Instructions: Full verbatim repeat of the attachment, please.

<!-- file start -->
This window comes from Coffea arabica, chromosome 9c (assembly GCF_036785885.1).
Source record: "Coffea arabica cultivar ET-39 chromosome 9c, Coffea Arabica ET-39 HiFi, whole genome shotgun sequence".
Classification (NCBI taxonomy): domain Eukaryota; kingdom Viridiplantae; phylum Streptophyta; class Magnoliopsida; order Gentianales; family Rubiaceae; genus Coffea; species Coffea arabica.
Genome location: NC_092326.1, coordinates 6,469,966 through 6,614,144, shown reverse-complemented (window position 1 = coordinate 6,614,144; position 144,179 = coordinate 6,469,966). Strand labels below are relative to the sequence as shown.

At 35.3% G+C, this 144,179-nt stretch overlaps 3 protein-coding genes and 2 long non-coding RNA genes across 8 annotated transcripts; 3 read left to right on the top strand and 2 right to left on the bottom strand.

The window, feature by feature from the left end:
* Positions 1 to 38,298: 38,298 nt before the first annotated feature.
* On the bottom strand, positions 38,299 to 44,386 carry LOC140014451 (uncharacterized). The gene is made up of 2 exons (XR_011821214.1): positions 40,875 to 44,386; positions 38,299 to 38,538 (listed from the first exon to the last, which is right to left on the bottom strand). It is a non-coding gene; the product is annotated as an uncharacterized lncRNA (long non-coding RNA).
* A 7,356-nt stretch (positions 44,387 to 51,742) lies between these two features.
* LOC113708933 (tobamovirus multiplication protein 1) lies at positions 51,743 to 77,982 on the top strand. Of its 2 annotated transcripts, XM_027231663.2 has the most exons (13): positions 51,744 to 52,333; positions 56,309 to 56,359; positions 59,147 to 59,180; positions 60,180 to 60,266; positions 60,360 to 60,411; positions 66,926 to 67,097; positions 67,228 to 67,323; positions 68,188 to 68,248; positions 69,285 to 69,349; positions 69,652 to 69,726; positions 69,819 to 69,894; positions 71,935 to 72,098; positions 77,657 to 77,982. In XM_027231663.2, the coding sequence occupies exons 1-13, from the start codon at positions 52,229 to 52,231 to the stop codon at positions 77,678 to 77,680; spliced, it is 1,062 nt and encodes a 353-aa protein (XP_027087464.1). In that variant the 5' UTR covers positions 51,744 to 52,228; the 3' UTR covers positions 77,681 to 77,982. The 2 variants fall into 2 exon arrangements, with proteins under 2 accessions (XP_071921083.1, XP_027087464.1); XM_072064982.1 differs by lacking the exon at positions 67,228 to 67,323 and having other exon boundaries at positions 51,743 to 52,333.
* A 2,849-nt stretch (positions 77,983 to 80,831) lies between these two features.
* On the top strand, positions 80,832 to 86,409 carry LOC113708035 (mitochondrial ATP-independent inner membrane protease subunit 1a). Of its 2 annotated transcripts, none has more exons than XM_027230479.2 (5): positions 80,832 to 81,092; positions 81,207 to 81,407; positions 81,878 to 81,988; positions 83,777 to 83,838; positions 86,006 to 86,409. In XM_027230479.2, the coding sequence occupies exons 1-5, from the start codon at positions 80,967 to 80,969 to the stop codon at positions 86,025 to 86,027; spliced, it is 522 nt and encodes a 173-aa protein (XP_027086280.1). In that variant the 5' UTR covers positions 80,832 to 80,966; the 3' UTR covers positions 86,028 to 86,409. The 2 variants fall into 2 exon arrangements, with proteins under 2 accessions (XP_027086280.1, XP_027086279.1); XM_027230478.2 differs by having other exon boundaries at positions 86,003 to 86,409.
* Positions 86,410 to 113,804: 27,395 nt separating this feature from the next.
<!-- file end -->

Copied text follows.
This window comes from Coffea arabica, chromosome 9c (assembly GCF_036785885.1).
Source record: "Coffea arabica cultivar ET-39 chromosome 9c, Coffea Arabica ET-39 HiFi, whole genome shotgun sequence".
Classification (NCBI taxonomy): domain Eukaryota; kingdom Viridiplantae; phylum Streptophyta; class Magnoliopsida; order Gentianales; family Rubiaceae; genus Coffea; species Coffea arabica.
Genome location: NC_092326.1, coordinates 6,469,966 through 6,614,144, shown reverse-complemented (window position 1 = coordinate 6,614,144; position 144,179 = coordinate 6,469,966). Strand labels below are relative to the sequence as shown.

At 35.3% G+C, this 144,179-nt stretch overlaps 3 protein-coding genes and 2 long non-coding RNA genes across 8 annotated transcripts; 3 read left to right on the top strand and 2 right to left on the bottom strand.

The window, feature by feature from the left end:
* Positions 1 to 38,298: 38,298 nt before the first annotated feature.
* On the bottom strand, positions 38,299 to 44,386 carry LOC140014451 (uncharacterized). The gene is made up of 2 exons (XR_011821214.1): positions 40,875 to 44,386; positions 38,299 to 38,538 (listed from the first exon to the last, which is right to left on the bottom strand). It is a non-coding gene; the product is annotated as an uncharacterized lncRNA (long non-coding RNA).
* A 7,356-nt stretch (positions 44,387 to 51,742) lies between these two features.
* LOC113708933 (tobamovirus multiplication protein 1) lies at positions 51,743 to 77,982 on the top strand. Of its 2 annotated transcripts, XM_027231663.2 has the most exons (13): positions 51,744 to 52,333; positions 56,309 to 56,359; positions 59,147 to 59,180; positions 60,180 to 60,266; positions 60,360 to 60,411; positions 66,926 to 67,097; positions 67,228 to 67,323; positions 68,188 to 68,248; positions 69,285 to 69,349; positions 69,652 to 69,726; positions 69,819 to 69,894; positions 71,935 to 72,098; positions 77,657 to 77,982. In XM_027231663.2, the coding sequence occupies exons 1-13, from the start codon at positions 52,229 to 52,231 to the stop codon at positions 77,678 to 77,680; spliced, it is 1,062 nt and encodes a 353-aa protein (XP_027087464.1). In that variant the 5' UTR covers positions 51,744 to 52,228; the 3' UTR covers positions 77,681 to 77,982. The 2 variants fall into 2 exon arrangements, with proteins under 2 accessions (XP_071921083.1, XP_027087464.1); XM_072064982.1 differs by lacking the exon at positions 67,228 to 67,323 and having other exon boundaries at positions 51,743 to 52,333.
* A 2,849-nt stretch (positions 77,983 to 80,831) lies between these two features.
* On the top strand, positions 80,832 to 86,409 carry LOC113708035 (mitochondrial ATP-independent inner membrane protease subunit 1a). Of its 2 annotated transcripts, none has more exons than XM_027230479.2 (5): positions 80,832 to 81,092; positions 81,207 to 81,407; positions 81,878 to 81,988; positions 83,777 to 83,838; positions 86,006 to 86,409. In XM_027230479.2, the coding sequence occupies exons 1-5, from the start codon at positions 80,967 to 80,969 to the stop codon at positions 86,025 to 86,027; spliced, it is 522 nt and encodes a 173-aa protein (XP_027086280.1). In that variant the 5' UTR covers positions 80,832 to 80,966; the 3' UTR covers positions 86,028 to 86,409. The 2 variants fall into 2 exon arrangements, with proteins under 2 accessions (XP_027086280.1, XP_027086279.1); XM_027230478.2 differs by having other exon boundaries at positions 86,003 to 86,409.
* Positions 86,410 to 113,804: 27,395 nt separating this feature from the next.